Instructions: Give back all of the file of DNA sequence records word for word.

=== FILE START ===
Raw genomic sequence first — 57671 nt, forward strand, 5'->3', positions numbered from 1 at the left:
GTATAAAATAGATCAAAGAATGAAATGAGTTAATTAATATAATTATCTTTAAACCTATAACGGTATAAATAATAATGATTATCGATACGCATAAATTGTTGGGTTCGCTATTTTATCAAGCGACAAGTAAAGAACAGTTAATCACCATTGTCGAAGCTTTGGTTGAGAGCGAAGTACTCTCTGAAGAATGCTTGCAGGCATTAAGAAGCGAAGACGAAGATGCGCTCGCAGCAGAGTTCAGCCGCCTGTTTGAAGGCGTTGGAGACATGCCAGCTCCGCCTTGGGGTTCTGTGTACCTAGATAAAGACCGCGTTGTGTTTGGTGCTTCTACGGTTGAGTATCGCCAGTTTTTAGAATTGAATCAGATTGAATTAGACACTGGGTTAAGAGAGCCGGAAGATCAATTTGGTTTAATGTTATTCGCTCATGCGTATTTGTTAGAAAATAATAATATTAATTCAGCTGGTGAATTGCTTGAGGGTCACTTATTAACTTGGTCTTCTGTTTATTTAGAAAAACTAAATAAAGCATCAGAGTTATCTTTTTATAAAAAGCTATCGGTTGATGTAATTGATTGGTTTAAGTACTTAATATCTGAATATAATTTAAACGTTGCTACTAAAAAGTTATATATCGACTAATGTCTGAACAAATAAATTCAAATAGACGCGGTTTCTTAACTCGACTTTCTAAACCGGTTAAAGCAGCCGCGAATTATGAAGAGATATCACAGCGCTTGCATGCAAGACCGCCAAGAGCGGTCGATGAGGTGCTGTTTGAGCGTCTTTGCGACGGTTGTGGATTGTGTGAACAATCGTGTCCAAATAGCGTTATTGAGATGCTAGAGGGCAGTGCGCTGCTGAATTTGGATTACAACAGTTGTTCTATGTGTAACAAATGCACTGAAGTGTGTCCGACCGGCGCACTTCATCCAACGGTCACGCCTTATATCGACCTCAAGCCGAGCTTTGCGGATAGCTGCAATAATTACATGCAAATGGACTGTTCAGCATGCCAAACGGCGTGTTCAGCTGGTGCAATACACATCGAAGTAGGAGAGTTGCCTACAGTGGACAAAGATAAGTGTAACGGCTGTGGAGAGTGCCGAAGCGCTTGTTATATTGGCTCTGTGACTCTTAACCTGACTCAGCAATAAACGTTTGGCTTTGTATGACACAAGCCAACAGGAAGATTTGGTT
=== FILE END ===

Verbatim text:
Raw genomic sequence first — 57671 nt, forward strand, 5'->3', positions numbered from 1 at the left:
GTATAAAATAGATCAAAGAATGAAATGAGTTAATTAATATAATTATCTTTAAACCTATAACGGTATAAATAATAATGATTATCGATACGCATAAATTGTTGGGTTCGCTATTTTATCAAGCGACAAGTAAAGAACAGTTAATCACCATTGTCGAAGCTTTGGTTGAGAGCGAAGTACTCTCTGAAGAATGCTTGCAGGCATTAAGAAGCGAAGACGAAGATGCGCTCGCAGCAGAGTTCAGCCGCCTGTTTGAAGGCGTTGGAGACATGCCAGCTCCGCCTTGGGGTTCTGTGTACCTAGATAAAGACCGCGTTGTGTTTGGTGCTTCTACGGTTGAGTATCGCCAGTTTTTAGAATTGAATCAGATTGAATTAGACACTGGGTTAAGAGAGCCGGAAGATCAATTTGGTTTAATGTTATTCGCTCATGCGTATTTGTTAGAAAATAATAATATTAATTCAGCTGGTGAATTGCTTGAGGGTCACTTATTAACTTGGTCTTCTGTTTATTTAGAAAAACTAAATAAAGCATCAGAGTTATCTTTTTATAAAAAGCTATCGGTTGATGTAATTGATTGGTTTAAGTACTTAATATCTGAATATAATTTAAACGTTGCTACTAAAAAGTTATATATCGACTAATGTCTGAACAAATAAATTCAAATAGACGCGGTTTCTTAACTCGACTTTCTAAACCGGTTAAAGCAGCCGCGAATTATGAAGAGATATCACAGCGCTTGCATGCAAGACCGCCAAGAGCGGTCGATGAGGTGCTGTTTGAGCGTCTTTGCGACGGTTGTGGATTGTGTGAACAATCGTGTCCAAATAGCGTTATTGAGATGCTAGAGGGCAGTGCGCTGCTGAATTTGGATTACAACAGTTGTTCTATGTGTAACAAATGCACTGAAGTGTGTCCGACCGGCGCACTTCATCCAACGGTCACGCCTTATATCGACCTCAAGCCGAGCTTTGCGGATAGCTGCAATAATTACATGCAAATGGACTGTTCAGCATGCCAAACGGCGTGTTCAGCTGGTGCAATACACATCGAAGTAGGAGAGTTGCCTACAGTGGACAAAGATAAGTGTAACGGCTGTGGAGAGTGCCGAAGCGCTTGTTATATTGGCTCTGTGACTCTTAACCTGACTCAGCAATAAACGTTTGGCTTTGTATGACACAAGCCAACAGGAAGATTTGGTT